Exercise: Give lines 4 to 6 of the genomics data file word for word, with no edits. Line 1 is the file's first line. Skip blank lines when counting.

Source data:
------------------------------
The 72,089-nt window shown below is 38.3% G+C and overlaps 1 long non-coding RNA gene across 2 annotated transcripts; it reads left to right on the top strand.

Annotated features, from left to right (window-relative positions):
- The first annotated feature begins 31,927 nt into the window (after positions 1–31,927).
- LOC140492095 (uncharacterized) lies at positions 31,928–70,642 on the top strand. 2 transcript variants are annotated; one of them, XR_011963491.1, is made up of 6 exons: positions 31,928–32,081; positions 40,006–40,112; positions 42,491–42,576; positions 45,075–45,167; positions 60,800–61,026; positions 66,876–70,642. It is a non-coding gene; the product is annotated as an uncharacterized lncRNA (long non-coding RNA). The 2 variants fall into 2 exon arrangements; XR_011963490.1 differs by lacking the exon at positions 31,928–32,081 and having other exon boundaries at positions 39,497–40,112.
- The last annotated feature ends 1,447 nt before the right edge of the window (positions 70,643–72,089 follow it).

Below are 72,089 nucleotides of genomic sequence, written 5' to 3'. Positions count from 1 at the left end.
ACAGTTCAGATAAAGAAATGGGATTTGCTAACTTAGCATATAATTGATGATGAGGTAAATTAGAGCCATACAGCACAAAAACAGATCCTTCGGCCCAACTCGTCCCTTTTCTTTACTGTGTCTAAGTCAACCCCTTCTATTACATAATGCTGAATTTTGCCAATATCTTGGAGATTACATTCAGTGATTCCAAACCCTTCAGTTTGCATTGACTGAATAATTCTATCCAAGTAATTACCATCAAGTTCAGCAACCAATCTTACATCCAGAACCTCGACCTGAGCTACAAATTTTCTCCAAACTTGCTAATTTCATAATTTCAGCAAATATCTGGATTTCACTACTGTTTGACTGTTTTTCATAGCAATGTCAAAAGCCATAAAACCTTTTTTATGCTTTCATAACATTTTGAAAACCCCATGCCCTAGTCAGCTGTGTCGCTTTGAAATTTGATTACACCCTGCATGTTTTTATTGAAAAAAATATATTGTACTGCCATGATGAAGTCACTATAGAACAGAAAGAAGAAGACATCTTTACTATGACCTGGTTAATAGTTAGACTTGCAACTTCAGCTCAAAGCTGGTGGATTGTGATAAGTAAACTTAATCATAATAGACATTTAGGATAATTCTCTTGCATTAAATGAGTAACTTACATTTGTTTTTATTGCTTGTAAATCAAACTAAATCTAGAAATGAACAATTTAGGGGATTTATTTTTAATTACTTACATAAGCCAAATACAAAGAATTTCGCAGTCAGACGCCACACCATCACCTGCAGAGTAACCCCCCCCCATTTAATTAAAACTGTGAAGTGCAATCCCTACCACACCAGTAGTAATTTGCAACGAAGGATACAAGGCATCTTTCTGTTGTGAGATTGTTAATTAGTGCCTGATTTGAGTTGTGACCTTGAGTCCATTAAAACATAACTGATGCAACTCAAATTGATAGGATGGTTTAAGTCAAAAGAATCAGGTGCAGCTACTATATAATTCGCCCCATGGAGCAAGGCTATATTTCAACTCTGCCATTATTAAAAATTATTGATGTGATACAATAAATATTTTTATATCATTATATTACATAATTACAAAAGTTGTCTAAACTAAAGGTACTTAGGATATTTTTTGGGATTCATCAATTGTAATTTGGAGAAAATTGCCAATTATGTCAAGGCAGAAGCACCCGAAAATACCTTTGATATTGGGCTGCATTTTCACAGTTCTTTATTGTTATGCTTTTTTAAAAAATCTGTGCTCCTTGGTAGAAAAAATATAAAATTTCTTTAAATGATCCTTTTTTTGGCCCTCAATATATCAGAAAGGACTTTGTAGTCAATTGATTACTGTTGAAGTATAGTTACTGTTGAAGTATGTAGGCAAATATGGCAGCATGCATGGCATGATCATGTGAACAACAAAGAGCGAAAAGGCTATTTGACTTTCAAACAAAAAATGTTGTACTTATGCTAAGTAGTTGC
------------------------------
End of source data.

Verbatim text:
- LOC140492095 (uncharacterized) lies at positions 31,928–70,642 on the top strand. 2 transcript variants are annotated; one of them, XR_011963491.1, is made up of 6 exons: positions 31,928–32,081; positions 40,006–40,112; positions 42,491–42,576; positions 45,075–45,167; positions 60,800–61,026; positions 66,876–70,642. It is a non-coding gene; the product is annotated as an uncharacterized lncRNA (long non-coding RNA). The 2 variants fall into 2 exon arrangements; XR_011963490.1 differs by lacking the exon at positions 31,928–32,081 and having other exon boundaries at positions 39,497–40,112.
- The last annotated feature ends 1,447 nt before the right edge of the window (positions 70,643–72,089 follow it).

Below are 72,089 nucleotides of genomic sequence, written 5' to 3'. Positions count from 1 at the left end.